Slavery was never abolished – it affects millions, and you may be funding it
When we think of slavery, many of us think of historical or so-called “traditional forms” of slavery – and of the 12m people ripped from their West African homes and shipped across the Atlantic for a lifetime in the plantations of the Americas.
But slavery is not just something that happened in the past –- the modern day estimate for the number of men, women and children forced into labour worldwide exceeds 40m. Today’s global slave trade is so lucrative that it nets traffickers more than US$150 billion each year.
Slavery affects children as well as adults
Debt bondage often ensnares both children and adults. In Haiti, for example, many children are sent to work by their families as domestic servants under what’s known as the Restavek system – the term comes from the French language rester avec, “to stay with”. These children, numbering as many as 300,000, are often denied an education, forced to work up to 14 hours a day and are sometimes victims of sexual abuse.
Slavery is not always race based
Then, as now, race is not always the main reason for enslaving someone. In the past, those who were living in poverty, who did not have the protection of kinship networks, those displaced by famine, drought or war were often caught up in slavery.
In the UK, nail salons, restaurants, music festivals and farms have all be found to have people working in slavery. Victims of human trafficking come from all parts of the world and all walks of life. There isn’t just one type of modern day slavery, it takes many forms.
Your gadgets could be to blame
The demand for certain types of goods has propelled slavery’s numbers. In the past, the desire for sugar drove the growth in slavery. Now, the global consumption of electronic goods has exacerbated slavery in the Coltan mines of the Democratic Republic of Congo. Many slaves or trafficked victims are often exploited in mining for gold, coltan, molybdenum, niobium, tin – which can be used in electronic goods sold around the world.
According to Save the Children, 5,000 to 6,000 young children work in the Coltan mining industry, surrounded by armed guards to prevent their escape. Much of the profit from this trade goes to fund ongoing militia warfare in Central Africa.
Traditional slavery still exists
Chattel slavery (where one person is the property of another) is illegal but still exists especially in the West African country of Mauritania – where abolitionists’ efforts to stamp out the practice have been in vain.
The organisation Fight Slavery Now says that today at least 90,000 Mauritanians are the property of others, while up to 600,000 men, women, and children are in a bonded labour situation – up to 20% of the population.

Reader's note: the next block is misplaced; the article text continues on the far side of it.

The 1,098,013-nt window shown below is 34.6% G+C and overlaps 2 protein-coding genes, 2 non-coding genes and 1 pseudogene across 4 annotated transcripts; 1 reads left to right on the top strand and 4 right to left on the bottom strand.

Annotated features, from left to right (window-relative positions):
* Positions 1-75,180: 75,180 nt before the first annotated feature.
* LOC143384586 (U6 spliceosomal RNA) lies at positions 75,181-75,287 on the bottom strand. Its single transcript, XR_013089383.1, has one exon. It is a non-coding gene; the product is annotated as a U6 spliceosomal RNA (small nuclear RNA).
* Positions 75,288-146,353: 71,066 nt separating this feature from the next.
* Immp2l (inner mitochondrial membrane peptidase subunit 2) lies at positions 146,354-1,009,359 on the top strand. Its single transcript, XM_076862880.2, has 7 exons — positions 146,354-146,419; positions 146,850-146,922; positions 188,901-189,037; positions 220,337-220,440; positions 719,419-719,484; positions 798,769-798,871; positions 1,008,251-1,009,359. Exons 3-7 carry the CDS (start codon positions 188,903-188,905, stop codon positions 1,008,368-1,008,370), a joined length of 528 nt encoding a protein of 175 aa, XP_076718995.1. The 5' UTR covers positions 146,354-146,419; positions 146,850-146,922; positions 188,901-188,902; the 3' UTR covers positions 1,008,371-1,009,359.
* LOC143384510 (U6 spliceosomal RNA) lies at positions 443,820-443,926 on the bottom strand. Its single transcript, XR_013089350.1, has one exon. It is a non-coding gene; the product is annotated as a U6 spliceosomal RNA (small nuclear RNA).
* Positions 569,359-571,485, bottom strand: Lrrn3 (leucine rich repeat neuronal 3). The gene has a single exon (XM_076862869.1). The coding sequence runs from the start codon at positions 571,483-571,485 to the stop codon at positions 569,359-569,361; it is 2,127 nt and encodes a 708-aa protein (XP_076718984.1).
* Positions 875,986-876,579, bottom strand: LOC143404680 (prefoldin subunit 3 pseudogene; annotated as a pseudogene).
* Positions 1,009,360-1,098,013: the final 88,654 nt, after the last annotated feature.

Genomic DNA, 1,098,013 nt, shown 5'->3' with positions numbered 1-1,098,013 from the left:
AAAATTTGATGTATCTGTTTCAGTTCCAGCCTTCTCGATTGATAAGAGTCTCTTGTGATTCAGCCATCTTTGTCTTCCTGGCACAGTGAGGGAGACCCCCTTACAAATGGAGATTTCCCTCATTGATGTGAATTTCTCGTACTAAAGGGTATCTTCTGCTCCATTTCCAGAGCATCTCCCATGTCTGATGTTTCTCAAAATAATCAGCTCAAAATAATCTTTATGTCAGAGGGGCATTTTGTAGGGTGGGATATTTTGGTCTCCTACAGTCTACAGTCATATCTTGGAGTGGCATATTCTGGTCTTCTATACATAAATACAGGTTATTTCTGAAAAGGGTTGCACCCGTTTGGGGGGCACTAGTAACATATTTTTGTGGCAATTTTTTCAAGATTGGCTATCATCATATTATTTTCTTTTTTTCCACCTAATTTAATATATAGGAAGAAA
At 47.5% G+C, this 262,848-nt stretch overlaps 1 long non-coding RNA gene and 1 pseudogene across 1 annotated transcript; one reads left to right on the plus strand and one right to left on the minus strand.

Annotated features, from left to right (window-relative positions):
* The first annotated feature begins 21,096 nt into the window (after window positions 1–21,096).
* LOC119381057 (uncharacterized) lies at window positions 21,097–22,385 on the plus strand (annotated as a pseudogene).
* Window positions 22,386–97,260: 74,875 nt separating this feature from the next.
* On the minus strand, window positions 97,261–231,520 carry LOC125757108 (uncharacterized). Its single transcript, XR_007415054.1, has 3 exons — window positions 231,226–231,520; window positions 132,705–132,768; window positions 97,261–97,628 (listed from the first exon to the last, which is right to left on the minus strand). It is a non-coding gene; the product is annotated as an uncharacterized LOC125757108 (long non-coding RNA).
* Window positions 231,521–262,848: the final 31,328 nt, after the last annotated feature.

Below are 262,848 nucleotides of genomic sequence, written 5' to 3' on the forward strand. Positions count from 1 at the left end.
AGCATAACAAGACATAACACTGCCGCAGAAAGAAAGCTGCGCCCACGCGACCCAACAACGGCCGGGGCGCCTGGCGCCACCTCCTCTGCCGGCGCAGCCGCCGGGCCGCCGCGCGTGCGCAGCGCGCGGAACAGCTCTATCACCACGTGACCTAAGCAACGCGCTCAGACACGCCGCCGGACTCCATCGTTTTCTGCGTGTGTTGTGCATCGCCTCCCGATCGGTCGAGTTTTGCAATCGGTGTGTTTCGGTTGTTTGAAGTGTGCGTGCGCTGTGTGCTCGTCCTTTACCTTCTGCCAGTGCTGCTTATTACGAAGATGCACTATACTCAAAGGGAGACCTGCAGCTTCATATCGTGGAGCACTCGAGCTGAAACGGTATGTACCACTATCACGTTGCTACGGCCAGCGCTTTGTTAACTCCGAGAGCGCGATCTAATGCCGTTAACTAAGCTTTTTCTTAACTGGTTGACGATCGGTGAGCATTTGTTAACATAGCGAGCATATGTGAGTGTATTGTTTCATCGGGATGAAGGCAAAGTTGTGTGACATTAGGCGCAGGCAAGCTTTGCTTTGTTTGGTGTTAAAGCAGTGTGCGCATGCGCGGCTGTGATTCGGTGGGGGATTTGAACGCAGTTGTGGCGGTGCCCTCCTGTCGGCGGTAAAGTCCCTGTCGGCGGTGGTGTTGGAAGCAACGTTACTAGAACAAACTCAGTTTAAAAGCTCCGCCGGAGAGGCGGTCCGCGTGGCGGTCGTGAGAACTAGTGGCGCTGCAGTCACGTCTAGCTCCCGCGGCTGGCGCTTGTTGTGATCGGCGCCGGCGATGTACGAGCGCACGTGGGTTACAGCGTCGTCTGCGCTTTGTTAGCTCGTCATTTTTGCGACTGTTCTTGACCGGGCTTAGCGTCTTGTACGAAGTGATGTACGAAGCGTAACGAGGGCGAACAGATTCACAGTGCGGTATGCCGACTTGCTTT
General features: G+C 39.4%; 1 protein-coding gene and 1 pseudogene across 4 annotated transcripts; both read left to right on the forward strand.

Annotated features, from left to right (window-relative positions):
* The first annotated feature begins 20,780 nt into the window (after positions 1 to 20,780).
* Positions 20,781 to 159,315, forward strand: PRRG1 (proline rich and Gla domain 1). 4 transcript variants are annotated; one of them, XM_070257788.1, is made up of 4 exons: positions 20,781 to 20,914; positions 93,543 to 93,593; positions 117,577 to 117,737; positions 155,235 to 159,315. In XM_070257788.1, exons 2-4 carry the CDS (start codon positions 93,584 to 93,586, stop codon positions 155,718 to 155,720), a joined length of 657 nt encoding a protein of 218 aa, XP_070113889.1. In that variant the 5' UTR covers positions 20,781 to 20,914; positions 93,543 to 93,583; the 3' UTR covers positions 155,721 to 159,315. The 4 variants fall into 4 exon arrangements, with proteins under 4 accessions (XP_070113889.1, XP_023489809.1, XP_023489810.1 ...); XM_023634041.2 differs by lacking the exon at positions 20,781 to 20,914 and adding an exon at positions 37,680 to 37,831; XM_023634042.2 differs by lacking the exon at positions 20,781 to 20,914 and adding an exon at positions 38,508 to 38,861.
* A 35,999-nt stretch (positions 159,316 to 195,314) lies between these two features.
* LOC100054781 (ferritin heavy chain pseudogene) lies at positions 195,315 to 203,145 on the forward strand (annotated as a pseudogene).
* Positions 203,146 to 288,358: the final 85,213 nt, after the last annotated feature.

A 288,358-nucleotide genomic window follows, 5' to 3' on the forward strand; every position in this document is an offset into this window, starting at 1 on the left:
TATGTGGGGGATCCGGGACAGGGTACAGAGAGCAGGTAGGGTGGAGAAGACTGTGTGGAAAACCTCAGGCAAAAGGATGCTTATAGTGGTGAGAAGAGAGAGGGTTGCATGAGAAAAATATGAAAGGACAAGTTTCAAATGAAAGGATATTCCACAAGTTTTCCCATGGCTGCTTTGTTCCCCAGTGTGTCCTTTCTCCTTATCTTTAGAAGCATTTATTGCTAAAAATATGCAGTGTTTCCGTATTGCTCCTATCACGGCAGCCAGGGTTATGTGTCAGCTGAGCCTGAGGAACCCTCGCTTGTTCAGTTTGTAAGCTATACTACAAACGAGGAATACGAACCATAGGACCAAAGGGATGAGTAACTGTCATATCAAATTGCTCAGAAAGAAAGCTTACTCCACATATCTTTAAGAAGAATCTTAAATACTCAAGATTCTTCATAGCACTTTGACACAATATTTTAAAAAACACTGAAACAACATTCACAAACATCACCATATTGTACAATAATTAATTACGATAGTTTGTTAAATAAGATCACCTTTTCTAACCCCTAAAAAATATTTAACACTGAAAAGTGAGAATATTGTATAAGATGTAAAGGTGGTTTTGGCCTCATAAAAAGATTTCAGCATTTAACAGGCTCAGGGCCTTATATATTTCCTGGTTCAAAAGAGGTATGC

India has most number of slaves globally
India has the highest number of slaves in the world, with estimates ranging from 14m to 18m people. In India many people work as slave labour in the brick kiln industry – this includes women and children.
Now, as in the past, not all slaves are forced into slavery. Historically, some experienced such severe poverty that they had no choice but to sell themselves to be bound to another person. And similar cases still happen around the world today.
It involves global movement
Long distance movement is common in slavery of the past and the present. For West Africans in the pre-modern era, the journey across the Atlantic must have been unimaginable.
Today, labourers move around the world freely looking for work, but some end up caught in slavery-like situations. They are promised a good job with decent conditions and wages, but instead are trapped in a cycle of debt and despair, where they are bound to their employer with no chance of escape.
Many of the workers constructing the stadia for the Qatar World Cup in 2022 come from South Asia. Amnesty International says these workers often have their meagre wages docked unjustly, their passports seized and are forced to work in life-threatening conditions.
Slave soldiers fight in wars
One similarity between historic and modern slavery is the use of enslaved labour, especially children, in armies.
In recent years, at least 30,000 children have been abducted and forced to labour in the Lord’s Resistance Army led by Joseph Kony, in Northern Uganda.
Over four centuries ago, Christian children were valued as soldiers in the army of the Ottoman Empire. The children were taken from their homes, forced to convert to Islam and put to work in the military.
Slavery was never abolished
Today, an active abolition movement still exists. It applies lessons from the earlier abolition movement that ended the transatlantic slave trade – which recognised the importance of victim stories as a powerful tool to raise awareness.
Just as Africans such as Olaudah Equiano became part of the abolition movement in 18th-century London when they talked about their lives as slaves, so today, the benefit of encouraging survivors to share their stories is recognised.
In the 1790s, to persuade the British government to end slavery in the British Empire, female abolitionists organised boycotts of sugar that had been produced using slave labour and instead bought “fair trade” produce. Similarly, today, manufacturers and growers recognise that guaranteeing a product as fair trade – and free from slavery – will help their goods sell.
Slavery still exists in many forms today, and the impacts it has on millions of people are no less devastating than they were in the past. Yet ordinary people can use their power as consumers to combat modern slavery, simply by paying attention to what they buy, and raising awareness among their friends, family and colleagues.
Catherine Armstrong, Lecturer in American History, Loughborough University
This article is republished from The Conversation under a Creative Commons license. Read the original article.